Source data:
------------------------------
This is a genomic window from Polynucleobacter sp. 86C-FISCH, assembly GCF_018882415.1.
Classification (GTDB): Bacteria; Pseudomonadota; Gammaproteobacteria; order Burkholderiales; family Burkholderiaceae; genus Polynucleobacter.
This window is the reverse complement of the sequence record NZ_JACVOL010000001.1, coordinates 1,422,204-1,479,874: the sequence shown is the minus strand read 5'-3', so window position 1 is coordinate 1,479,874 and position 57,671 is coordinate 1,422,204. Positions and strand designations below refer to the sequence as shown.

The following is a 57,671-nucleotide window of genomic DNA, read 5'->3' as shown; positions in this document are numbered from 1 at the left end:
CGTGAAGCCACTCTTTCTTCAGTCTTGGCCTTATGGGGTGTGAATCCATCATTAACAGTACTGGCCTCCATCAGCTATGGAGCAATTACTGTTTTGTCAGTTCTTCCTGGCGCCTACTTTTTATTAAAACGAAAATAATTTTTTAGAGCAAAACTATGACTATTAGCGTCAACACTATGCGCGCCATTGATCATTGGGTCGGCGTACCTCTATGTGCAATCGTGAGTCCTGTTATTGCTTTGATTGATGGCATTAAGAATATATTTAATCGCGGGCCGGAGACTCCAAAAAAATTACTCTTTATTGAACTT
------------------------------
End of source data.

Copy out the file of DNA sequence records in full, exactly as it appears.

This is a genomic window from Polynucleobacter sp. 86C-FISCH, assembly GCF_018882415.1.
Classification (GTDB): Bacteria; Pseudomonadota; Gammaproteobacteria; order Burkholderiales; family Burkholderiaceae; genus Polynucleobacter.
This window is the reverse complement of the sequence record NZ_JACVOL010000001.1, coordinates 1,422,204-1,479,874: the sequence shown is the minus strand read 5'-3', so window position 1 is coordinate 1,479,874 and position 57,671 is coordinate 1,422,204. Positions and strand designations below refer to the sequence as shown.

The following is a 57,671-nucleotide window of genomic DNA, read 5'->3' as shown; positions in this document are numbered from 1 at the left end:
CGTGAAGCCACTCTTTCTTCAGTCTTGGCCTTATGGGGTGTGAATCCATCATTAACAGTACTGGCCTCCATCAGCTATGGAGCAATTACTGTTTTGTCAGTTCTTCCTGGCGCCTACTTTTTATTAAAACGAAAATAATTTTTTAGAGCAAAACTATGACTATTAGCGTCAACACTATGCGCGCCATTGATCATTGGGTCGGCGTACCTCTATGTGCAATCGTGAGTCCTGTTATTGCTTTGATTGATGGCATTAAGAATATATTTAATCGCGGGCCGGAGACTCCAAAAAAATTACTCTTTATTGAACTT